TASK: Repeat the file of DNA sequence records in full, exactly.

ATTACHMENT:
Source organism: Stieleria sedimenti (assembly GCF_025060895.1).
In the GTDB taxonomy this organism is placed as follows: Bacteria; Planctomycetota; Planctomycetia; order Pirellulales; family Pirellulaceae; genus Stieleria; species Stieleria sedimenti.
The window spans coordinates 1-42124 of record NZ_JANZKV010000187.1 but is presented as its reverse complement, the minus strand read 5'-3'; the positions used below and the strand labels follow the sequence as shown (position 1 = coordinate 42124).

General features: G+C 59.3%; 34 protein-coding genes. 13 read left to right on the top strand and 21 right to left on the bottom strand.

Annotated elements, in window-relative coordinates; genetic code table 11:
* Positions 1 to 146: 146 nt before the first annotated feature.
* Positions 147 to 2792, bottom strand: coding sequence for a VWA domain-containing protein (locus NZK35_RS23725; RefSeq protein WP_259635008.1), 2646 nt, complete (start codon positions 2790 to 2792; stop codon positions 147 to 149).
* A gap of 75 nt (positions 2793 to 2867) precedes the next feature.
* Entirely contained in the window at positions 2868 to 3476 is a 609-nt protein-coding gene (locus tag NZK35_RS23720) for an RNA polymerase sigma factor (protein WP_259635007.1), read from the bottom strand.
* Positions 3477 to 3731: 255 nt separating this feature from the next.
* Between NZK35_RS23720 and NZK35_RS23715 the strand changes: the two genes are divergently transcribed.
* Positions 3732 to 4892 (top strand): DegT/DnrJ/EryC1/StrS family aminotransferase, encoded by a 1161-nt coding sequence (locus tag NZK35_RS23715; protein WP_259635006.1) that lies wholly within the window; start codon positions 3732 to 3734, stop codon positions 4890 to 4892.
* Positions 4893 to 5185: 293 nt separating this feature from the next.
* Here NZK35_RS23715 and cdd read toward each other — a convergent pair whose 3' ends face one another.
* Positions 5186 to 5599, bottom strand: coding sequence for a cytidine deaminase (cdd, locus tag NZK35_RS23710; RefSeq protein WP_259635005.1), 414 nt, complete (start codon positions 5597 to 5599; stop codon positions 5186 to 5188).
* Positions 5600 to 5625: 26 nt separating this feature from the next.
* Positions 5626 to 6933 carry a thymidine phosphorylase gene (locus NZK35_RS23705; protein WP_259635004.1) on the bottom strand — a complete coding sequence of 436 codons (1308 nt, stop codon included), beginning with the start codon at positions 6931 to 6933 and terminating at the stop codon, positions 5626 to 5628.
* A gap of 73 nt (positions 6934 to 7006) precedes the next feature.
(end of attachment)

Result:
Source organism: Stieleria sedimenti (assembly GCF_025060895.1).
In the GTDB taxonomy this organism is placed as follows: Bacteria; Planctomycetota; Planctomycetia; order Pirellulales; family Pirellulaceae; genus Stieleria; species Stieleria sedimenti.
The window spans coordinates 1-42124 of record NZ_JANZKV010000187.1 but is presented as its reverse complement, the minus strand read 5'-3'; the positions used below and the strand labels follow the sequence as shown (position 1 = coordinate 42124).

General features: G+C 59.3%; 34 protein-coding genes. 13 read left to right on the top strand and 21 right to left on the bottom strand.

Annotated elements, in window-relative coordinates; genetic code table 11:
* Positions 1 to 146: 146 nt before the first annotated feature.
* Positions 147 to 2792, bottom strand: coding sequence for a VWA domain-containing protein (locus NZK35_RS23725; RefSeq protein WP_259635008.1), 2646 nt, complete (start codon positions 2790 to 2792; stop codon positions 147 to 149).
* A gap of 75 nt (positions 2793 to 2867) precedes the next feature.
* Entirely contained in the window at positions 2868 to 3476 is a 609-nt protein-coding gene (locus tag NZK35_RS23720) for an RNA polymerase sigma factor (protein WP_259635007.1), read from the bottom strand.
* Positions 3477 to 3731: 255 nt separating this feature from the next.
* Between NZK35_RS23720 and NZK35_RS23715 the strand changes: the two genes are divergently transcribed.
* Positions 3732 to 4892 (top strand): DegT/DnrJ/EryC1/StrS family aminotransferase, encoded by a 1161-nt coding sequence (locus tag NZK35_RS23715; protein WP_259635006.1) that lies wholly within the window; start codon positions 3732 to 3734, stop codon positions 4890 to 4892.
* Positions 4893 to 5185: 293 nt separating this feature from the next.
* Here NZK35_RS23715 and cdd read toward each other — a convergent pair whose 3' ends face one another.
* Positions 5186 to 5599, bottom strand: coding sequence for a cytidine deaminase (cdd, locus tag NZK35_RS23710; RefSeq protein WP_259635005.1), 414 nt, complete (start codon positions 5597 to 5599; stop codon positions 5186 to 5188).
* Positions 5600 to 5625: 26 nt separating this feature from the next.
* Positions 5626 to 6933 carry a thymidine phosphorylase gene (locus NZK35_RS23705; protein WP_259635004.1) on the bottom strand — a complete coding sequence of 436 codons (1308 nt, stop codon included), beginning with the start codon at positions 6931 to 6933 and terminating at the stop codon, positions 5626 to 5628.
* A gap of 73 nt (positions 6934 to 7006) precedes the next feature.